Is it just me, or is there something wrong about a “Hairdressing Championship”? If there is an object, it seems to be to discover the weirdest look for a female. And, to what end? Surely, this is merely a means of selling hair products, boosting someones’ ego, or further objectifying women. So, the business of business as usual.
A slew of articles about some judging the “best” restaurants in the world and naming a “winner”.
Of course, this is absurd. There is no such thing as “best”. Why should anyone believe the opinion of people with opinions, especially people who make their living catering (no pun intended) to this industry. Food writers will write glowing reviews of expensive top-rated restaurants, because the want to show their appreciation for the free meal they received and/or expect to receive. Food magazines thrive of glossy pieces about fancy troughs and newspaper insist on having a “food editor”.
I have eaten at some of the best restaurants in the world, enjoyed street food in many countries, and satiated my hunger at most US chains. My “favorite” sandwich was bought at a rest stop outside Genoa, Italy, on the highway between Nice and Milan. I have had too many hamburgers and too many steaks to pick a favorite. Best is not something one can easily apply to something so varied, which often is affected by mood, company, and...hunger.
The worst thing I have eaten is sea anemone at a fine restaurant (except for this dish) in Spain. I noted that this is served that the restaurant the won “best”. It seems that offering weird stuff helps to win prizes, but I prefer normal food. I appreciate creativity and enjoy the meals I have had at one of France’s best, the Auberge de l’Ill, where every meal over the decades has been memorable.
The most memorable meal, although not the “best” was at a restaurant that is not even a restaurant. This was outside Kyoto, Japan. The place takes one small party a night. You sit on the floor and the waitress serves you on her knees. I do not recall what I ate, but each course was special. Mostly, I recall the setting. In a country known for being crowded, this small building was located in a huge wooded estate and offered pure tranquility. The ambience made the meal special, because I did not particularly enjoy the company.
I have enjoyed to many “bests” to pick one. Anyone that does is being disingenuous. Anyone that believes the selection is a fool.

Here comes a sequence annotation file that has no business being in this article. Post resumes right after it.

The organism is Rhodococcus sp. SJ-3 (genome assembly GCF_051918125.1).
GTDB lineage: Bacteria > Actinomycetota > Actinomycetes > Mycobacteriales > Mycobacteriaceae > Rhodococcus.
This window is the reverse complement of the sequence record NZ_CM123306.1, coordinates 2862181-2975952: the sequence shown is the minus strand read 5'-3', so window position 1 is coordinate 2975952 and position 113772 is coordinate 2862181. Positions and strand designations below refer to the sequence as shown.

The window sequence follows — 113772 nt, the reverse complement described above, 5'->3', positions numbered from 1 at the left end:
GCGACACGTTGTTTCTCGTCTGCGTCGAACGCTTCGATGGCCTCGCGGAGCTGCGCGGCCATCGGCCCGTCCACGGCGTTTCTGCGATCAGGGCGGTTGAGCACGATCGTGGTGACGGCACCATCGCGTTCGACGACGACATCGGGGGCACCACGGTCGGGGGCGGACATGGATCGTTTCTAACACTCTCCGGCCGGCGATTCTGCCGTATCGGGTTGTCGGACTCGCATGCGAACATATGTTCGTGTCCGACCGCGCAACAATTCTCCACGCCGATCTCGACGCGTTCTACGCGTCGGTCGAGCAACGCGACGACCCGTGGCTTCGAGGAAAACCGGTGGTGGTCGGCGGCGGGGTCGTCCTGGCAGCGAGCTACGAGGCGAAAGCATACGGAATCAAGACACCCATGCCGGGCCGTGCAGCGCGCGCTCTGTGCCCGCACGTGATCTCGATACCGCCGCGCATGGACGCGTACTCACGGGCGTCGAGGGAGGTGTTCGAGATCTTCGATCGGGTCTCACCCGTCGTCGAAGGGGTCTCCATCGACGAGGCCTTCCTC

It’s amazing how humans are easily enticed, enthralled, impressed, or placated by bits of colored thread and base metal, embellished pieces of paper, and honorifics. It does not matter that many rewards are trumped up and based on lies, half-truths, or misinformation. The artificial significance and imagined meaning are what’s important to those that find them so valuable for their egos. Pride is evident in every award-ceremony photograph. Certificates embellish walls in an attempt to enhance image, suggest personality, and provide worth to an otherwise empty life.
What would England do without its aristocracy? How would insurance companies reward their salesmen? What would veterans do with their medals, if there were no parades? People talk of serving their country, corporation, or military unit. No soldier wants to admit that he must give his life, even if deep down he knows that his country might take it. No medal can fill the void for once-proud loved ones. Corporations exploit their employees and placate them with worthless certificates, before making them redundant.
I feel that people should find value in aspects with substance and meaning, while being less susceptible to meaningless ornamentation...but perhaps that’s asking too much of the human race.
Prior to writing novels, the author enjoyed a multifaceted career: from decorated combat aviator to advertising professional to global communications director of a major consumer brand. He has traveled the world and met sports, film and television stars, political leaders, and royalty. He graduated from Middlebury College, is married, lives in Germany, and has two grown children.